The South Asia Channel

The problem wasn’t just AWK

Though some valued the continuity he represented, it is a safe bet that there were few tears at International Security Assistance Force (ISAF) Headquarters when news broke that the man known as AWK had been killed Tuesday morning. The death of Ahmed Wali Karzai, head of the Kandahar Provincial Council and half-brother to Afghan president ...

BANARAS KHAN/AFP/Getty Images
BANARAS KHAN/AFP/Getty Images

Though some valued the continuity he represented, it is a safe bet that there were few tears at International Security Assistance Force (ISAF) Headquarters when news broke that the man known as AWK had been killed Tuesday morning. The death of Ahmed Wali Karzai, head of the Kandahar Provincial Council and half-brother to Afghan president Hamid Karzai, leaves a gaping hole in Southern Afghanistan’s power structure, and serves as an ominous metaphor for Afghan politics as a whole. In Afghanistan, your friends are often just as dangerous as your enemies-and those who live by the gun often die by it as well.

That is why the key question in the wake of AWK’s death is not whether his assassin, Sardar Muhammad, was a long-time Taliban sleeper agent, had a personal grievance, or represented a competing criminal network-all of which are possible. There are many reasons to kill in Afghanistan, and distinguishing between political, personal, and criminal motivations is to assume that there is necessarily a difference. One lesson from AWK’s life is that criminal, familial, insurgent, and political spheres overlap tremendously in Afghanistan. The key question highlighted by his death is whether that system can be changed-and the answer seems to be no. Turns out AWK could not trust his friends; can ISAF vet its own any better?

Several reports have noted AWK’s increasing collaboration with international forces over the past six months, a notion starkly contradicted by his past public image when he was widely disparaged as a criminal vampire taking advantage of a beleaguered Afghan political system. Times change. Interests change. And sometimes they coincide in unexpected ways. But the happenstance confluence of personal and state interest that incentivized collaboration between ISAF and AWK is no basis for a reliable political system.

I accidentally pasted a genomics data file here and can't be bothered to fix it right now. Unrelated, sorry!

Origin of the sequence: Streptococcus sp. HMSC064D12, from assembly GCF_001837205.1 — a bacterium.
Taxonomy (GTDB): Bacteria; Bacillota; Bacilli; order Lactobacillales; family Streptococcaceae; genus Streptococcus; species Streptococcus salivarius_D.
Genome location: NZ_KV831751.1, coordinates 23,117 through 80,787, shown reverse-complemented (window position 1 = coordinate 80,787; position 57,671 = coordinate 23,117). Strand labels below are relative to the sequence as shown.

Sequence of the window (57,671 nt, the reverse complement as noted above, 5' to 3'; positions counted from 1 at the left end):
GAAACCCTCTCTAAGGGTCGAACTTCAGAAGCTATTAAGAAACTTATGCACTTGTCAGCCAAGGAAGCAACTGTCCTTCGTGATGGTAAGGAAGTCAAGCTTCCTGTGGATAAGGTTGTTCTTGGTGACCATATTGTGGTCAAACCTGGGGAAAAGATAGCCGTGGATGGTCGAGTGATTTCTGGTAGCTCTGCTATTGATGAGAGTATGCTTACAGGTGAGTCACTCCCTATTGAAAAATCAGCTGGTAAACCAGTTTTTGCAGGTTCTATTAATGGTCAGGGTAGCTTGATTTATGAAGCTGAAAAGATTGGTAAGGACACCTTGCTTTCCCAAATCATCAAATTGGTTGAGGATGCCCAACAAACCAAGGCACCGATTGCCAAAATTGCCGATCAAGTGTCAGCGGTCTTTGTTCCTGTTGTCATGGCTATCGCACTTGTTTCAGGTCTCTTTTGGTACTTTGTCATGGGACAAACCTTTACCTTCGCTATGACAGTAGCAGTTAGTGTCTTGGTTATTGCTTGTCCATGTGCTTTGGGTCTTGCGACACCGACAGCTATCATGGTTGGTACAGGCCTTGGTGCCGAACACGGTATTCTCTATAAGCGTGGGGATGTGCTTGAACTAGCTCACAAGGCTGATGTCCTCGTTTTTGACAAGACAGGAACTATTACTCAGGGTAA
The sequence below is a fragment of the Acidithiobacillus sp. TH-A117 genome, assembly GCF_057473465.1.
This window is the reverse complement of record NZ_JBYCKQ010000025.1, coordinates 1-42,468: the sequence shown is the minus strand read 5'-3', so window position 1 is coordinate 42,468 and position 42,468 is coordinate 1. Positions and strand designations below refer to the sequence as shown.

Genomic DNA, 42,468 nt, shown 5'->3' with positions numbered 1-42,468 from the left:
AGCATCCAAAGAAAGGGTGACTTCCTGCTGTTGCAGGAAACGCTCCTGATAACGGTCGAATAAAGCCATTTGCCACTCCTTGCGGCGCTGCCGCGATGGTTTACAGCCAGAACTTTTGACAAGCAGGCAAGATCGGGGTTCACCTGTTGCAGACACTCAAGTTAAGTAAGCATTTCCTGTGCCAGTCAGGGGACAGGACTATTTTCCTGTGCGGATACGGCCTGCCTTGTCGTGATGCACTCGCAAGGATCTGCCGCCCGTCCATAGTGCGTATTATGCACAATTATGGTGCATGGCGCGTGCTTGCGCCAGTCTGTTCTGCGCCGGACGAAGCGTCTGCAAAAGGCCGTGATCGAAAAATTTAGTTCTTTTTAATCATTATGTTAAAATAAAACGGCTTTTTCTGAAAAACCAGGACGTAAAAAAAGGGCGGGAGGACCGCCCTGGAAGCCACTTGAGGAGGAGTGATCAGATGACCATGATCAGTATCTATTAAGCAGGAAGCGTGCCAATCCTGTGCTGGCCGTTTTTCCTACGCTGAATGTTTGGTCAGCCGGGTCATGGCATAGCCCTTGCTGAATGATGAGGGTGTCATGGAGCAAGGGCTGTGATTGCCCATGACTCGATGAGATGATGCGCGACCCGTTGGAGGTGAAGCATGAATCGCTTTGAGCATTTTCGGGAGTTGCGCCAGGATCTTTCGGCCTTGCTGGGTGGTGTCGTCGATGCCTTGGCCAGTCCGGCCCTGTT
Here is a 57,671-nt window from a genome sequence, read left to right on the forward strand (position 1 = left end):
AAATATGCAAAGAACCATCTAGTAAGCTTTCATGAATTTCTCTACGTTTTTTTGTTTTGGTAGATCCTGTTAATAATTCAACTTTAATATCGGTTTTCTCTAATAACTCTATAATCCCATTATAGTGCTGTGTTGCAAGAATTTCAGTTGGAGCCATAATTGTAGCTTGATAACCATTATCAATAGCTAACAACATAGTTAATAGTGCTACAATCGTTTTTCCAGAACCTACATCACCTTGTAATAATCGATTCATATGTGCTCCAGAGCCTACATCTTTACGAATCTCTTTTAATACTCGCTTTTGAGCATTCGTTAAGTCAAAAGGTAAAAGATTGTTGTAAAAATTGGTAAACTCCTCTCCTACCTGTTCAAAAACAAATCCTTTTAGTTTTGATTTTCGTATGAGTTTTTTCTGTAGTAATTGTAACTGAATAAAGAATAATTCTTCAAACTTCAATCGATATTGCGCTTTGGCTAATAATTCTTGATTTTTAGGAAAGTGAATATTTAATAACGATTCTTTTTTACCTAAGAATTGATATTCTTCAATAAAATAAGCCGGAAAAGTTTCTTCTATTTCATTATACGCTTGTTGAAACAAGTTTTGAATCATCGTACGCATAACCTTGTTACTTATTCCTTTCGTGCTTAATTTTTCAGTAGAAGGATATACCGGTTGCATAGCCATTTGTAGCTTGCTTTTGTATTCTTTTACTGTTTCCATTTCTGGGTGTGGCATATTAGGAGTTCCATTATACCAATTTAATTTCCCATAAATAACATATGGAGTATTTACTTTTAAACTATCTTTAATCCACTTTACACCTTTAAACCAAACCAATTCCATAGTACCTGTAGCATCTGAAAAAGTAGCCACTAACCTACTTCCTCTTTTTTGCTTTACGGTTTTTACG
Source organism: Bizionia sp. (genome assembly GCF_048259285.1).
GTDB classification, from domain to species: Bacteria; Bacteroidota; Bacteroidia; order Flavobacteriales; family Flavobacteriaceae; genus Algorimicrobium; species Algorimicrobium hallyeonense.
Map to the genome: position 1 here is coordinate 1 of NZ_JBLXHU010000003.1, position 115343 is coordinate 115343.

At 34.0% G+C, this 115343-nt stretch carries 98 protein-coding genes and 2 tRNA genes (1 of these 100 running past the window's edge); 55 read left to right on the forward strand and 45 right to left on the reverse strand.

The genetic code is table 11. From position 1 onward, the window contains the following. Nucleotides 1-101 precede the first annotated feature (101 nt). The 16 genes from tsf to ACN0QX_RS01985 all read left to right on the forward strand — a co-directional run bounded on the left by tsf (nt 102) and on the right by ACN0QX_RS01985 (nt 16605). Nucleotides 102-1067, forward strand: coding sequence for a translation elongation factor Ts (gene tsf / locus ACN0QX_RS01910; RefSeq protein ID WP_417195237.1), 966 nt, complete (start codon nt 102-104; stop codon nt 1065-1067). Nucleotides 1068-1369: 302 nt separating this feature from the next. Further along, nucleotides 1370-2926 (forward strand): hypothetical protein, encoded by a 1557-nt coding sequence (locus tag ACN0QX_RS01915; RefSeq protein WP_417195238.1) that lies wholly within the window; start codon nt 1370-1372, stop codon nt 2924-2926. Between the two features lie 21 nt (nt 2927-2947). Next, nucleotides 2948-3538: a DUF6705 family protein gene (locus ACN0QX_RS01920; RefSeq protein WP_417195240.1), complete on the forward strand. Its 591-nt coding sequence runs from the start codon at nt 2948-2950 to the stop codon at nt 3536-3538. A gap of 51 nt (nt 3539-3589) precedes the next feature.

It is time to question a fundamental notion of counterinsurgency in Afghanistan, which is the premise that the Afghan government can co-opt warlords and powerbrokers by incorporating them into the Afghan governance structure. The problem is that the institutions become fig leafs obscuring the deeper familial and economic power structures holding together political coalitions and the government itself. AWK was not a powerbroker because he was the head of Kandahar’s provincial council; he was head of the provincial council because he was a powerbroker.

A position in government legitimized and certified AWK’s power, but the bureaucracy and legal authority of the government was not its source-and in that way AWK was not unique. He was one of the strongest of Afghanistan’s politician-crime boss-tribal leaders, but the contours of his power are familiar nationwide. The problem in Afghanistan is that it is led by a legion of AWK-like powerbrokers whose negotiations and accommodations are dressed-up in the structures of a modern bureaucracy, but ultimately the result of older power structures and personal accommodations. Those accommodations are as fragile as the bodies of the individuals that make them.

As Afghanistan expert Michael Semple writes, "the trouble with a strategy…based upon constructing this highly personalized web of relationships and alliances, between commanders, tribal figures, the mafia and even elements in the Taliban is that there is no functioning institution to provide a successor."

President Karzai said of AWK’s assassination that, "this is the life of Afghan people, this sorrow is in every Afghan home, everyone of us has this sorrow." Without institutions strong enough to frame political relationships that supersede individuals, it will stay that way.

Brian Fishman is a counterterrorism research fellow at the New America Foundation and a fellow with the Combating Terrorism Center at the U.S. Military Academy at West Point.

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